You might not realise it but every single day Next Starfish receives over 100 items of spam – either post comments, emails, fake tweets etc.
Despite my best attempts to automate and improve my spam filtering, processing all this junk communication takes some time to sort through, and no doubt as I go crazy with the delete button, I manage to accidentally overlook and delete one or two proper comments or emails – apologies if I’ve inadvertently nuked one of yours lately !
But this isn’t a post about my battles with the evil forces of spamalot.
It’s a post about not being able to see the wood for the trees.
As you’re all such smart and perceptive people I’m sure you see where I’m going with this somewhat clunky analogy . . . that if we fill our lives with too much junk, we struggle to find the time or energy to enjoy the genuinely good stuff.
This is might be something to ponder as we approach Christmas. A time of peace and good will to all men – perhaps. A time of commercialism, excess and over-consumption – definitely.
It’s also a time of tremendous stress and anxiety for a lot of people. How do you feel if you can’t afford to buy your children any presents this year, especially surrounded by so much advertising ? What do you do if your children’s friends buy them Christmas presents and you can’t afford to buy them gifts back ? What if the neighbours, your colleagues, the boss or your distant relatives insist on buying you a present . . . it’s stressful not being able to reciprocate.
A colleague at work described a scenario he’d encountered where a middle class mother brought gifts for her child to give to their friends, only to discover their friends’ families couldn’t afford to buy gifts in return. Rather than have her child think their friends didn’t like them enough to return gifts, and to avoid causing embarrassment by explaining their friends families were too poor, she secretly bought gifts for her child and pretended they were from their friends.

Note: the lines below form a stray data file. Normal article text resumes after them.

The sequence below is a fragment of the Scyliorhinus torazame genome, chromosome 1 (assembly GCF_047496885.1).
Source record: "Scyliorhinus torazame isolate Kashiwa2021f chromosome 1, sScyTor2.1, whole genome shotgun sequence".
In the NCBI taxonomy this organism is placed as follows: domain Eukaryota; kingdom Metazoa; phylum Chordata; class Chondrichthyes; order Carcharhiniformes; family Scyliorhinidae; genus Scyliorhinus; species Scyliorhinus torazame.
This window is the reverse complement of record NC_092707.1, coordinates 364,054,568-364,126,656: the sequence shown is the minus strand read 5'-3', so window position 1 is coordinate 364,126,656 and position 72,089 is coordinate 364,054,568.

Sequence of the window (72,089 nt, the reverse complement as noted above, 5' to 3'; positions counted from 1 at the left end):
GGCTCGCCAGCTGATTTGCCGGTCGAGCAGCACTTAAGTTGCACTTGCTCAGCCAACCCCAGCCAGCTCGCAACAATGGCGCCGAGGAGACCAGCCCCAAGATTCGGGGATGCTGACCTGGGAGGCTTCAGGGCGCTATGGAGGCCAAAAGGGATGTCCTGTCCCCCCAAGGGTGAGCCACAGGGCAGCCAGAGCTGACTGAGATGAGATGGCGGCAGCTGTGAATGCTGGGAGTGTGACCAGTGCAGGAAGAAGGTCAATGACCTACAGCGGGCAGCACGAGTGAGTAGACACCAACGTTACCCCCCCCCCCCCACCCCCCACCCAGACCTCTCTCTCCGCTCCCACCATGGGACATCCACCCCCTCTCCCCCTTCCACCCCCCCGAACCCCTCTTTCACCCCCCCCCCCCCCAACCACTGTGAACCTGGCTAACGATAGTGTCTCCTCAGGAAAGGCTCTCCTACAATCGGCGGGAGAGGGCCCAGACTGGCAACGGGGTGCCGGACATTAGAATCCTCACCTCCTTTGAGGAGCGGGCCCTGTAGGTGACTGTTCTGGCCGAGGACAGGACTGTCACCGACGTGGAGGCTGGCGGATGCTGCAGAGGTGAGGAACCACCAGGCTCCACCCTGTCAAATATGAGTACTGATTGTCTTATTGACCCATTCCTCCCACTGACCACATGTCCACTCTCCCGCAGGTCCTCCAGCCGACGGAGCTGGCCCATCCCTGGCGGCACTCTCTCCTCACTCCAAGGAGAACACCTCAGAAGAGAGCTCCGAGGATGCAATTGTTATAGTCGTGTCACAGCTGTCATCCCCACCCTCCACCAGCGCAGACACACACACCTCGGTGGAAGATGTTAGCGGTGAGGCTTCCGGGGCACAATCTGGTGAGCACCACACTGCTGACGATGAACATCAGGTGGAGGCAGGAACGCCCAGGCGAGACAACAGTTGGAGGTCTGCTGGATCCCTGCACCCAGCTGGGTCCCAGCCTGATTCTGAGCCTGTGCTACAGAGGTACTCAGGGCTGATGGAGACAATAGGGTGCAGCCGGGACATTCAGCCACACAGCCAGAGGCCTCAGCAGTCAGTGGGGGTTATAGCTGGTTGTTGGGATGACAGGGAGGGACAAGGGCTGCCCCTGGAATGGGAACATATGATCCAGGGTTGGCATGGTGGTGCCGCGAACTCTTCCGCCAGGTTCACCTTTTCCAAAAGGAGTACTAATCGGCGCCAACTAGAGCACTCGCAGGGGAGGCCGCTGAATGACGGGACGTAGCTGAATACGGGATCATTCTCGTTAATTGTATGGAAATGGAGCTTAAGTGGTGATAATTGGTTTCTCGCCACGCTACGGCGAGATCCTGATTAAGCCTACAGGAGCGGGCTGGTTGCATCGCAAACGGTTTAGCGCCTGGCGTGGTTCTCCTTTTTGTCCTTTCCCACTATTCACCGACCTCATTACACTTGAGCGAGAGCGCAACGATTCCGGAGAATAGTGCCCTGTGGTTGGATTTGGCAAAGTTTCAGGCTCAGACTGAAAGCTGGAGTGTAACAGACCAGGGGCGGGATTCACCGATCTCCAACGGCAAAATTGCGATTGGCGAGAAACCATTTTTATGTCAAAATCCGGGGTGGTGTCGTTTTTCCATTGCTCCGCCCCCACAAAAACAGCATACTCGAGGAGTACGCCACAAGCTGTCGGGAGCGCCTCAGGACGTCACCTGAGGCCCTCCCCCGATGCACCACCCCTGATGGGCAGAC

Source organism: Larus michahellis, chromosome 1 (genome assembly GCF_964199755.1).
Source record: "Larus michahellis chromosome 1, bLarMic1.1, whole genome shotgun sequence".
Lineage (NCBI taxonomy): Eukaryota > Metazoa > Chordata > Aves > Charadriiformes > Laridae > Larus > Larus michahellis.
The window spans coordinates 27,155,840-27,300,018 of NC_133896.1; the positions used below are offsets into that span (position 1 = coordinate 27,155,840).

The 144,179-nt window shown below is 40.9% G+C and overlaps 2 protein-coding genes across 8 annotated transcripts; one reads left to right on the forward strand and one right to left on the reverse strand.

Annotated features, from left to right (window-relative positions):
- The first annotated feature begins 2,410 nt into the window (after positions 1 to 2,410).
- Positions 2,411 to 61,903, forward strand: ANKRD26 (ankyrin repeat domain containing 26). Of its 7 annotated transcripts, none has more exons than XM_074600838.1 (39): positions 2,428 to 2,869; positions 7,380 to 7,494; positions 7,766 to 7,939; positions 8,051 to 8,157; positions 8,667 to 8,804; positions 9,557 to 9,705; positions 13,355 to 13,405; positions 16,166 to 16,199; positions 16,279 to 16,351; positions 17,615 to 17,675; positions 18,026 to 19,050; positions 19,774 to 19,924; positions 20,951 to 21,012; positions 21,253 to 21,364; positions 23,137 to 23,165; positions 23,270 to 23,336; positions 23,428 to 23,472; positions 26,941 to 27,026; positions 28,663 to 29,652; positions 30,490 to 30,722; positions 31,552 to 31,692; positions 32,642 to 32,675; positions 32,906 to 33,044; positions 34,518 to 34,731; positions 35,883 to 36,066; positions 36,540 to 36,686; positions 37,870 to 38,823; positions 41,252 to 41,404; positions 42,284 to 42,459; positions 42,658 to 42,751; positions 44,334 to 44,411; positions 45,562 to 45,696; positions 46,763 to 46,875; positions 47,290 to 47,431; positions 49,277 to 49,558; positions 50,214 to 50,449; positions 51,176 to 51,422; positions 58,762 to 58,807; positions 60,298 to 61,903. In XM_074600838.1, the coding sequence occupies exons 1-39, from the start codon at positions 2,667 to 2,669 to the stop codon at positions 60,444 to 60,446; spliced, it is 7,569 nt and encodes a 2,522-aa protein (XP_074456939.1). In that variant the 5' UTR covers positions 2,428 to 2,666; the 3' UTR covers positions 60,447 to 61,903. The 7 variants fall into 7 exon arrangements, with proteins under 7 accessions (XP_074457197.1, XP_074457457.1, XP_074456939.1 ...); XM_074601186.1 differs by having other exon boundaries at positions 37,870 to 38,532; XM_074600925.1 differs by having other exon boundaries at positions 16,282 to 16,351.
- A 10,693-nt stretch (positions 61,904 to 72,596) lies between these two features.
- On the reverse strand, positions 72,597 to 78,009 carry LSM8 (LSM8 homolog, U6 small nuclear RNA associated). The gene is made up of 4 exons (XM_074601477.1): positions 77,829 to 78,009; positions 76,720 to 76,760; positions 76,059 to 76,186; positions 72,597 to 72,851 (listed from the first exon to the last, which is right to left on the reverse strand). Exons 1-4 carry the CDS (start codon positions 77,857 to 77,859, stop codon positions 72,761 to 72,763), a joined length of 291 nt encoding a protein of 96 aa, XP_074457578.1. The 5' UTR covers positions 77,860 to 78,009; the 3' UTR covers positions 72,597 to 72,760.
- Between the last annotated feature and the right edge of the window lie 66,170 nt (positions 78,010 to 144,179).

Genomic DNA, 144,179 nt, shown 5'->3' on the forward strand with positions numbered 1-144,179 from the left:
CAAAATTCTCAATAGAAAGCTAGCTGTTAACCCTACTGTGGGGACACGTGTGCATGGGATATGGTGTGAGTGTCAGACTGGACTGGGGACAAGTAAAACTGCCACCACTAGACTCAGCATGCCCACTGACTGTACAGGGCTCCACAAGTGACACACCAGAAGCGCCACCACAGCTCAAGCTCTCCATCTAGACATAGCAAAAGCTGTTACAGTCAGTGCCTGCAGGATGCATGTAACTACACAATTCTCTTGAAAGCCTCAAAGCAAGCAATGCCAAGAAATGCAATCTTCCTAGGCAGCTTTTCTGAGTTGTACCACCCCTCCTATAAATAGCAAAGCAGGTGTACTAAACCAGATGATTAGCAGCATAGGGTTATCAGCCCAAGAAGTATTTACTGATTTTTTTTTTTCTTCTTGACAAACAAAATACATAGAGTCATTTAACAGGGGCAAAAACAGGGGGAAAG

Clearly this is madness !
Has anyone asked you “What do you want for Christmas ?”, this year ? Did you struggle to come up with a good answer ? Perhaps you have enough ‘stuff’ already ?
The personal finance adviser Martin Lewis argues that “we should all stop buying each other presents”. Not entirely – but only to buy them for close family.
I think I’m broadly on his side, and I think Big Bang’s Sheldon Cooper would also agree.
Less really can be more.
If you’re thinking about making a change in your typical Christmas routine, or perhaps your life more generally I recommend you spend half an hour listening to the two TED talks below, and perhaps another half an hour thinking about what they might mean to you personally.
Photo by metaphoricalplatypus via Flickr
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